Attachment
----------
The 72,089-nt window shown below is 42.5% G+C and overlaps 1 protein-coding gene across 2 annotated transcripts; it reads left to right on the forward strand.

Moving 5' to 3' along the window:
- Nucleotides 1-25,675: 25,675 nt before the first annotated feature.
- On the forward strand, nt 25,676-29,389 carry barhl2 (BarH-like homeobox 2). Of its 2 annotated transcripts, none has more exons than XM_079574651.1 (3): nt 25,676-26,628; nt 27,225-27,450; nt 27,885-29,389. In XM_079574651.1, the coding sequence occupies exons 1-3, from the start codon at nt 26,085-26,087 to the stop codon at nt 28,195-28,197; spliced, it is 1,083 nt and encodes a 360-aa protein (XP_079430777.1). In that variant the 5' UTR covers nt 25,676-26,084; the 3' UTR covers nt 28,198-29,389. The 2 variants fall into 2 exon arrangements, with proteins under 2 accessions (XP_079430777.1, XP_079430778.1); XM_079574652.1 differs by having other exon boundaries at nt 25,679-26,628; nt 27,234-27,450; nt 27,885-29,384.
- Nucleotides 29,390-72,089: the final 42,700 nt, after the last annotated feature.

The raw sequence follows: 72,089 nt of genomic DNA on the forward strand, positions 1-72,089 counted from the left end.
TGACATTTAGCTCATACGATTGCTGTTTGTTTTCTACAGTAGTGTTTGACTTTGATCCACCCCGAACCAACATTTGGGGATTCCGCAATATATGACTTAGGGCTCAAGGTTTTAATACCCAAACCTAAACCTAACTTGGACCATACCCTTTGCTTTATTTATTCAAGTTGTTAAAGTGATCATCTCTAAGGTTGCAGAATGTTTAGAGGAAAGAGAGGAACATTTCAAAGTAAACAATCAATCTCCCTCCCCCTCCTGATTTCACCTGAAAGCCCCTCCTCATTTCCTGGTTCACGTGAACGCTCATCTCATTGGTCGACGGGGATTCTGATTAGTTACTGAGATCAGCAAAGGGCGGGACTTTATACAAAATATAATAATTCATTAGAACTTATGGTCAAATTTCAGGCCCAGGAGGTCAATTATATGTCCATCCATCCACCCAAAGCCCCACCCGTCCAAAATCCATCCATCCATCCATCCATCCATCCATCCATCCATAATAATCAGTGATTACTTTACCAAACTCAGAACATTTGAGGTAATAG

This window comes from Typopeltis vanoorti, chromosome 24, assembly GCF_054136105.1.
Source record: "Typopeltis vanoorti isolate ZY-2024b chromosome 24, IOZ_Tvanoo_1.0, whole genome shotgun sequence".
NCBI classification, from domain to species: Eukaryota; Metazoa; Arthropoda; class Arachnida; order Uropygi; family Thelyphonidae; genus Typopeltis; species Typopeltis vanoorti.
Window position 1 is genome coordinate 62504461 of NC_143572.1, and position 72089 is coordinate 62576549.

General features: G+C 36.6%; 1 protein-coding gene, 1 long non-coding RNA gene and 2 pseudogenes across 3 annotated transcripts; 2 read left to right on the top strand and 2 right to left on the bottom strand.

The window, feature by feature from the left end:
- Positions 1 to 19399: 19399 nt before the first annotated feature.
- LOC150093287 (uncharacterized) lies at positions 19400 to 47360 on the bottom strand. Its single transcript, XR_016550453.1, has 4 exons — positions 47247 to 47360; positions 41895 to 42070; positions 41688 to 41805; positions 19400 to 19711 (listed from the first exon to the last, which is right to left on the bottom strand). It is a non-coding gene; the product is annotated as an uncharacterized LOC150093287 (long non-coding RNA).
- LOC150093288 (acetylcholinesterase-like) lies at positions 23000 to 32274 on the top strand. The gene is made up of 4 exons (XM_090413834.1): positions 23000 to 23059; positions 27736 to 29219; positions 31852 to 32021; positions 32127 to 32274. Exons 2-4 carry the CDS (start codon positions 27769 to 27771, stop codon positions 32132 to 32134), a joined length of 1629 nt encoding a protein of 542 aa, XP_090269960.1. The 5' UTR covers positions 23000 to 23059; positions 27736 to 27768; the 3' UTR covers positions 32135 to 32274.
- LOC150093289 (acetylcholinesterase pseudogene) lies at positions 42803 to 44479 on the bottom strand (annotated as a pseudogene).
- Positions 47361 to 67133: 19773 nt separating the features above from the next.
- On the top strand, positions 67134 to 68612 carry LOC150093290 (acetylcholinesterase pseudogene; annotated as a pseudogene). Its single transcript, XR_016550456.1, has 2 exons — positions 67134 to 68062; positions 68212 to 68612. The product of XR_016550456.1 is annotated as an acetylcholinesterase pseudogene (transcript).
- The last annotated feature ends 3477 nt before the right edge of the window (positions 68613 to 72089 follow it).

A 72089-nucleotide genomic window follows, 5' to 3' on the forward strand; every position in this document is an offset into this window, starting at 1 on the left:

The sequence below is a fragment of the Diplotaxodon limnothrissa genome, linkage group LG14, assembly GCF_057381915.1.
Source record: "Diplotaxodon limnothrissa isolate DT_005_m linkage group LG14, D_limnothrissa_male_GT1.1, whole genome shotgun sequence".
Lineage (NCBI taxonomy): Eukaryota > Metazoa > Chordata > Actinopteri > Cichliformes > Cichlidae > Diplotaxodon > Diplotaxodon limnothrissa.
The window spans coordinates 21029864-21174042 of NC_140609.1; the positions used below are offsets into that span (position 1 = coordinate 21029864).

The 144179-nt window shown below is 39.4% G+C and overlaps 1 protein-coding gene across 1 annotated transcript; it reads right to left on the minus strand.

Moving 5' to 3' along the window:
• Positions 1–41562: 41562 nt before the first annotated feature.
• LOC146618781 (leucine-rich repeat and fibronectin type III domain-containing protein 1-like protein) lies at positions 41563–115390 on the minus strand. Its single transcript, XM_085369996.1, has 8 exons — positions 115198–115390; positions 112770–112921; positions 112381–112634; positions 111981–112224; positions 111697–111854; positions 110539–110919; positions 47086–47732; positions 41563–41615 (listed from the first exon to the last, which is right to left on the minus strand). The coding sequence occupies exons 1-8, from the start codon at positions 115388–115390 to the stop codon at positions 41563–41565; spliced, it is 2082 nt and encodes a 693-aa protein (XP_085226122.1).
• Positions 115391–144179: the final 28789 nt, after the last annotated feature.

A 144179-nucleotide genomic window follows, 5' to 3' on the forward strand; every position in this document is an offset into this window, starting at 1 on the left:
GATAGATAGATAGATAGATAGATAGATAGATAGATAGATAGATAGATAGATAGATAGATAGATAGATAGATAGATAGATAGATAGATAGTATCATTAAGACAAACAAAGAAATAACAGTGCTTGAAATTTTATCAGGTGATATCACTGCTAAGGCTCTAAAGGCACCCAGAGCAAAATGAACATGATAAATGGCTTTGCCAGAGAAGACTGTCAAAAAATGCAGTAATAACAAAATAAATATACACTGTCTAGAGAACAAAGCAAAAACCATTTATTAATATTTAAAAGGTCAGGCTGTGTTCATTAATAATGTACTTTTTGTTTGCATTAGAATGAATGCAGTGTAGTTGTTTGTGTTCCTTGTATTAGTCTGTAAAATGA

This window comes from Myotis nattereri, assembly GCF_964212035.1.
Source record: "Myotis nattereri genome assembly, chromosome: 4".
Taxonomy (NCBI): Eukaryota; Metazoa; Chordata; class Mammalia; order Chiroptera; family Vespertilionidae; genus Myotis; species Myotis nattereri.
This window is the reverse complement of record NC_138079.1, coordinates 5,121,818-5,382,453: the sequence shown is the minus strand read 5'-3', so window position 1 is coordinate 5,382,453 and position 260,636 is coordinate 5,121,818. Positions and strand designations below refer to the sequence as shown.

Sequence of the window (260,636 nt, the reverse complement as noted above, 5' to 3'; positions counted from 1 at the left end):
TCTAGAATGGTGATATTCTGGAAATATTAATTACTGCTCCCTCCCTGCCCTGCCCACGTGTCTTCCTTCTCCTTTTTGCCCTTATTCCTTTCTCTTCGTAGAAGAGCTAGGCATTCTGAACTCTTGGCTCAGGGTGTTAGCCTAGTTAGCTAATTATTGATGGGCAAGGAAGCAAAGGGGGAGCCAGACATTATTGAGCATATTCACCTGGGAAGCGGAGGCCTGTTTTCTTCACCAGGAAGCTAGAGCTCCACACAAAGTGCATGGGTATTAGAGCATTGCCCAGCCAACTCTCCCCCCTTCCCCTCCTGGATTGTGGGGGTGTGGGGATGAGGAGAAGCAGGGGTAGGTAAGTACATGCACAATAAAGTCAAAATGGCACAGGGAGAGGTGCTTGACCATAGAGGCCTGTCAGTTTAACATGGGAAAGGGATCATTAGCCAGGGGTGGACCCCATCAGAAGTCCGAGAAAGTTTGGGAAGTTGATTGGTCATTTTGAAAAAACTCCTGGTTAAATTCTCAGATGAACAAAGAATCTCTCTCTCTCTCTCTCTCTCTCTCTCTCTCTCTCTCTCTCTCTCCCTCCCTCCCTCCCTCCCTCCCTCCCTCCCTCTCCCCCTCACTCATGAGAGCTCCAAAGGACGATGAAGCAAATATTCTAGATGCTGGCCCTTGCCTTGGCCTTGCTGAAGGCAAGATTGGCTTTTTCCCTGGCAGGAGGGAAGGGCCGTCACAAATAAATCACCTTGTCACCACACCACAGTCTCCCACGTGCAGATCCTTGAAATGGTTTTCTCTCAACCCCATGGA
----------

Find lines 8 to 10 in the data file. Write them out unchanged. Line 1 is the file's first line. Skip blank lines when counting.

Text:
This window comes from Typopeltis vanoorti, chromosome 24, assembly GCF_054136105.1.
Source record: "Typopeltis vanoorti isolate ZY-2024b chromosome 24, IOZ_Tvanoo_1.0, whole genome shotgun sequence".
NCBI classification, from domain to species: Eukaryota; Metazoa; Arthropoda; class Arachnida; order Uropygi; family Thelyphonidae; genus Typopeltis; species Typopeltis vanoorti.